This technology can be found at The Stoop, home to English Gallagher Premiership Rugby Union Club Harlequins. The possibilities as endless for Signify, who can expand to the top four tiers of English football as more clubs can come on board. 

As a case study for how UV-C can be implemented at any team, Signify’s UV-C partner Powercor installed 11 UV-C disinfection upper air units in the Honours Bar of The Stoop. 

In an area that is normally reserved for Season Ticket Members, that section is currently utilised by the home team as their player’s dressing room. As the players are currently the ones to benefit from safety features due to restrictions in the UK, it is thought that once the fans do return to sporting venues, they will be within a more hygienic and safer atmosphere which will become the way forward. 

“Signify is a highly trusted partner and a leader in their field,” Harlequins Chief Executive Officer Laurie Dalrymple said. 

“We are proud to be the first professional sports team in the UK to use UV-C disinfection lighting technology, and we expect to see it widely utilised in future across the sports and events industry.”

Signify have added another layer of analysis for medical purposes as doctors look at ways to manage their players.

Signify’s UV-C disinfection lighting adds an additional layer of protection to the stringent testing and operational processes we have in place to protect the squad,” Harlequins’ Head of Medical Mike Lancaster said. 

“From a medical perspective, I am very satisfied with the way the technology has been tested in depth and fully proven.” 

UV-C is the proven disinfection method that prevents the spread of diseases by disinfecting air, water and surfaces. It breaks down the DNA or RNA of microorganisms to make viruses and bacteria become harmless. Laboratory testing showed that the virus could be clamped down in as little as nine seconds.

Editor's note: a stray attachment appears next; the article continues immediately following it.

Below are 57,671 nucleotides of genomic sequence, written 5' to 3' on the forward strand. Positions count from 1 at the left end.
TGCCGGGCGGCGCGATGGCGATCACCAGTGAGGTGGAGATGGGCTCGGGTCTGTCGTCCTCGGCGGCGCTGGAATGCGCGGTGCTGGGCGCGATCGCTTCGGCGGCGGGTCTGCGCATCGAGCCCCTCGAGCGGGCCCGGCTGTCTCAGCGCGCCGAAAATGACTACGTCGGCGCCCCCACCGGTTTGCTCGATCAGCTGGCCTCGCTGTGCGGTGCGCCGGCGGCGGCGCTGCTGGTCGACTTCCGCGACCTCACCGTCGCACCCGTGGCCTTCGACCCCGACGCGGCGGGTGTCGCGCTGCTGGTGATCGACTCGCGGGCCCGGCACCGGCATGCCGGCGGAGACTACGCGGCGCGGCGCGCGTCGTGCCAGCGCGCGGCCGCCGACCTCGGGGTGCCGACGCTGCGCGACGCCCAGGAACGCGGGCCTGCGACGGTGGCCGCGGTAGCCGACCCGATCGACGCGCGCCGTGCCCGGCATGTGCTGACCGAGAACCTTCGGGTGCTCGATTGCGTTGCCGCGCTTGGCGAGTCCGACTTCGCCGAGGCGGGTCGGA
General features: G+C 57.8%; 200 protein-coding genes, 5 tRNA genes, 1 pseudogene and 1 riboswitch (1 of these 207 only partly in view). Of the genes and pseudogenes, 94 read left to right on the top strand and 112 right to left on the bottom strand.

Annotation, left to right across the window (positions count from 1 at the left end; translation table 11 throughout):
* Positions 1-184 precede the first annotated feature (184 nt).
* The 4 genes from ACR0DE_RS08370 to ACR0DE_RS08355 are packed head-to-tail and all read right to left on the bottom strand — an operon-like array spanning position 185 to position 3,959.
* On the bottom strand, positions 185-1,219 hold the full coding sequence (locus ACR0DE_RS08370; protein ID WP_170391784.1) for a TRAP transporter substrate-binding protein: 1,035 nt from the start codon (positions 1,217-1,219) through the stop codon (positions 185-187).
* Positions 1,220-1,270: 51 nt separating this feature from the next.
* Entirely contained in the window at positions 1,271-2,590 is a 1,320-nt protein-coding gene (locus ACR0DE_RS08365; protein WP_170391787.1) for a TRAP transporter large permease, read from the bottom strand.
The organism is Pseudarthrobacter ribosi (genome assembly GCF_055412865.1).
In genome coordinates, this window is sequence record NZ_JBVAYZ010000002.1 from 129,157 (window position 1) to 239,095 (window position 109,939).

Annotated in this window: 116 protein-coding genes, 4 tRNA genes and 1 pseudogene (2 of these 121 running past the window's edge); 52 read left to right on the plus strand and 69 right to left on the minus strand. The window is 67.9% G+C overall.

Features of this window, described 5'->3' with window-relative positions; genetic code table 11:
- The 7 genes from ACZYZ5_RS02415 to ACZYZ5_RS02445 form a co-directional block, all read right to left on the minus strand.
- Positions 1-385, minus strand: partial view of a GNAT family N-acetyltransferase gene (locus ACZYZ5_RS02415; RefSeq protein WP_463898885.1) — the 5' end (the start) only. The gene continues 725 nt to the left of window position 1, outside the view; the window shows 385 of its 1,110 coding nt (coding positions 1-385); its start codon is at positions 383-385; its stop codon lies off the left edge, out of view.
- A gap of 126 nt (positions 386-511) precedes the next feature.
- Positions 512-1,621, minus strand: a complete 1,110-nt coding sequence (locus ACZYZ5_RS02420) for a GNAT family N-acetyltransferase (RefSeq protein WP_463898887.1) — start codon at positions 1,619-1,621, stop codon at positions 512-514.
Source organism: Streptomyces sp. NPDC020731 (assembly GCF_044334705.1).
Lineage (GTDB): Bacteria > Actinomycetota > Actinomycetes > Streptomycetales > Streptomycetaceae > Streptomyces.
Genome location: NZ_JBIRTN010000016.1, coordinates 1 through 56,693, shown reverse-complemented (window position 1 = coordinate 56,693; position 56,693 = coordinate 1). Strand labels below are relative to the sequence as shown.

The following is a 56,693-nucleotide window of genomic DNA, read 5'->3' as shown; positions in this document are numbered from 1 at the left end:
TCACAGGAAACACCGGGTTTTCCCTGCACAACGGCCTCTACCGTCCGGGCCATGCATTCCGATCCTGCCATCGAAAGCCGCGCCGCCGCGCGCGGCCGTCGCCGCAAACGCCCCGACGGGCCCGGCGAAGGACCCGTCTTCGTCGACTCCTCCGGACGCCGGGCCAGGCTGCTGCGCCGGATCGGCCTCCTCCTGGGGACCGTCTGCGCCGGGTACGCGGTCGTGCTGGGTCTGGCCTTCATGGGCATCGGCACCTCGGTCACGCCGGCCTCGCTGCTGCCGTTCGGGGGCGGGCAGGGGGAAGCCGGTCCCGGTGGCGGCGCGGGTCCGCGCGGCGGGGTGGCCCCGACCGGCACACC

Signify’s partner Powercor have already installed 11 units for Harlequins that are suspended by brackets 800mm from the ceiling. The high position, combined with the luminaires’ design, allows the system to disinfect air as it circulates in the room, even when there are people present. 

Applicable to all sports and venues, this is just the start of the reach that Signify can have with sporting organisations. 

“As a long-term partner of Signify, we are very pleased to extend our professional expertise to UV-C disinfection lighting, which will become increasingly important to our customers in the years ahead,” Powercor Managing Director Richard Grace said. 

“We are proud to play our part in getting the Quins safely to the pitch and creating hygienic spaces for supporters to enjoy the legendary atmosphere of The Stoop once it is considered safe to re-open.” 

Natural convection moves the disinfected air back into the lower part of the room. Shielding and optics in the luminaire’s design will additionally prevent accidental exposure to UV-C radiation.